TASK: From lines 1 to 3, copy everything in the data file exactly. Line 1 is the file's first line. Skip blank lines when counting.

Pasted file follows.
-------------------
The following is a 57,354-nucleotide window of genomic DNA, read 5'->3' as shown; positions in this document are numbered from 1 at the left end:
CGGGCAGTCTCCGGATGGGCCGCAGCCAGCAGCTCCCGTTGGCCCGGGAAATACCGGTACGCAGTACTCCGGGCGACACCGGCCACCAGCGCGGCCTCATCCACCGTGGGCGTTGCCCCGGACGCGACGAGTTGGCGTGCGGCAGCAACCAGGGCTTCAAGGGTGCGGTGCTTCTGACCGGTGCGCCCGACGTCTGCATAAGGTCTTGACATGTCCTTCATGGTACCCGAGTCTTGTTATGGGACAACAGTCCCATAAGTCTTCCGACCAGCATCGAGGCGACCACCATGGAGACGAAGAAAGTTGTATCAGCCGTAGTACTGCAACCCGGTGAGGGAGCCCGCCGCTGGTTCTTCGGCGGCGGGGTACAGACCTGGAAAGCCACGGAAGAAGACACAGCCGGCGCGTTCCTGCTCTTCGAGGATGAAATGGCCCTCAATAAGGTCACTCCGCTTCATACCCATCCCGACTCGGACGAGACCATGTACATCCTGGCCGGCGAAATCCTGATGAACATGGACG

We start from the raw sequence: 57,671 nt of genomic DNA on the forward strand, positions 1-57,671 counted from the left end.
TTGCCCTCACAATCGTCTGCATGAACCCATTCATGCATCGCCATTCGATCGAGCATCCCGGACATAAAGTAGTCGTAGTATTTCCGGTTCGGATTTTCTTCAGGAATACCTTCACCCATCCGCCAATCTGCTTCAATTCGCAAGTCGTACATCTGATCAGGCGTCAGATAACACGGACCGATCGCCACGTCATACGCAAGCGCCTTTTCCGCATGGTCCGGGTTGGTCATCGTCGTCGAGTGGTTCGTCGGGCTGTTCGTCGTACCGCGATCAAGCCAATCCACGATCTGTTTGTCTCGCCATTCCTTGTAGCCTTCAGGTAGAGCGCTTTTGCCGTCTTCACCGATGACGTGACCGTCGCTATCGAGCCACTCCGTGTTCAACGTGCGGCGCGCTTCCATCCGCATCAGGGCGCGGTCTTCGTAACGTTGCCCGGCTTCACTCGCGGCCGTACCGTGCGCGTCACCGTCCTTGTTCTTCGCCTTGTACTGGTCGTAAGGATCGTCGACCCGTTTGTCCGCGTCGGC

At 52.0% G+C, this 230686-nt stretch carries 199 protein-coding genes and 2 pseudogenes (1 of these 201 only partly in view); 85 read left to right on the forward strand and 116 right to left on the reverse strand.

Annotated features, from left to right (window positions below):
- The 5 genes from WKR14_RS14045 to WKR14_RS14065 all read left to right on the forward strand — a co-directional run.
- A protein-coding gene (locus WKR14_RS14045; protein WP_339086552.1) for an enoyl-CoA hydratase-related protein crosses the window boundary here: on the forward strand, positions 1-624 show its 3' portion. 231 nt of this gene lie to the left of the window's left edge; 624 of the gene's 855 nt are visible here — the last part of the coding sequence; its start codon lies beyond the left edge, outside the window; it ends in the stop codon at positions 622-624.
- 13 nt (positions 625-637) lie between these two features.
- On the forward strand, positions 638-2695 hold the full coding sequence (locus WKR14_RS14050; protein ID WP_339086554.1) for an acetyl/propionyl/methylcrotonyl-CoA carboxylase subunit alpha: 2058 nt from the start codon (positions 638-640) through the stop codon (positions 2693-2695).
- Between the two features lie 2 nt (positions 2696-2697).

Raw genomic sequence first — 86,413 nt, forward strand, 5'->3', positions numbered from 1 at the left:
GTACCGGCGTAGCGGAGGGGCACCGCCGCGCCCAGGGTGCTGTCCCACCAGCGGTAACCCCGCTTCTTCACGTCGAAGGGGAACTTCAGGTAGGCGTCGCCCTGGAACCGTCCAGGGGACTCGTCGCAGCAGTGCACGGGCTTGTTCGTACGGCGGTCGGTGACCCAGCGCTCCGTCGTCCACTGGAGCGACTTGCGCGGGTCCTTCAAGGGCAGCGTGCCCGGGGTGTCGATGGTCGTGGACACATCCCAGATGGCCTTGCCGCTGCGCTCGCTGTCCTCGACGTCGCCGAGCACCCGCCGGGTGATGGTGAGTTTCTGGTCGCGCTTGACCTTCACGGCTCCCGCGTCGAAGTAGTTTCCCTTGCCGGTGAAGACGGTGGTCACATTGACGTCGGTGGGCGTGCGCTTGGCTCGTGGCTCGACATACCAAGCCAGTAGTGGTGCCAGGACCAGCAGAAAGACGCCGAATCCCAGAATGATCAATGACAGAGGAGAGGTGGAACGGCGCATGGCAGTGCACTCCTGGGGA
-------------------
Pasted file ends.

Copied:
The following is a 57,354-nucleotide window of genomic DNA, read 5'->3' as shown; positions in this document are numbered from 1 at the left end:
CGGGCAGTCTCCGGATGGGCCGCAGCCAGCAGCTCCCGTTGGCCCGGGAAATACCGGTACGCAGTACTCCGGGCGACACCGGCCACCAGCGCGGCCTCATCCACCGTGGGCGTTGCCCCGGACGCGACGAGTTGGCGTGCGGCAGCAACCAGGGCTTCAAGGGTGCGGTGCTTCTGACCGGTGCGCCCGACGTCTGCATAAGGTCTTGACATGTCCTTCATGGTACCCGAGTCTTGTTATGGGACAACAGTCCCATAAGTCTTCCGACCAGCATCGAGGCGACCACCATGGAGACGAAGAAAGTTGTATCAGCCGTAGTACTGCAACCCGGTGAGGGAGCCCGCCGCTGGTTCTTCGGCGGCGGGGTACAGACCTGGAAAGCCACGGAAGAAGACACAGCCGGCGCGTTCCTGCTCTTCGAGGATGAAATGGCCCTCAATAAGGTCACTCCGCTTCATACCCATCCCGACTCGGACGAGACCATGTACATCCTGGCCGGCGAAATCCTGATGAACATGGACG

We start from the raw sequence: 57,671 nt of genomic DNA on the forward strand, positions 1-57,671 counted from the left end.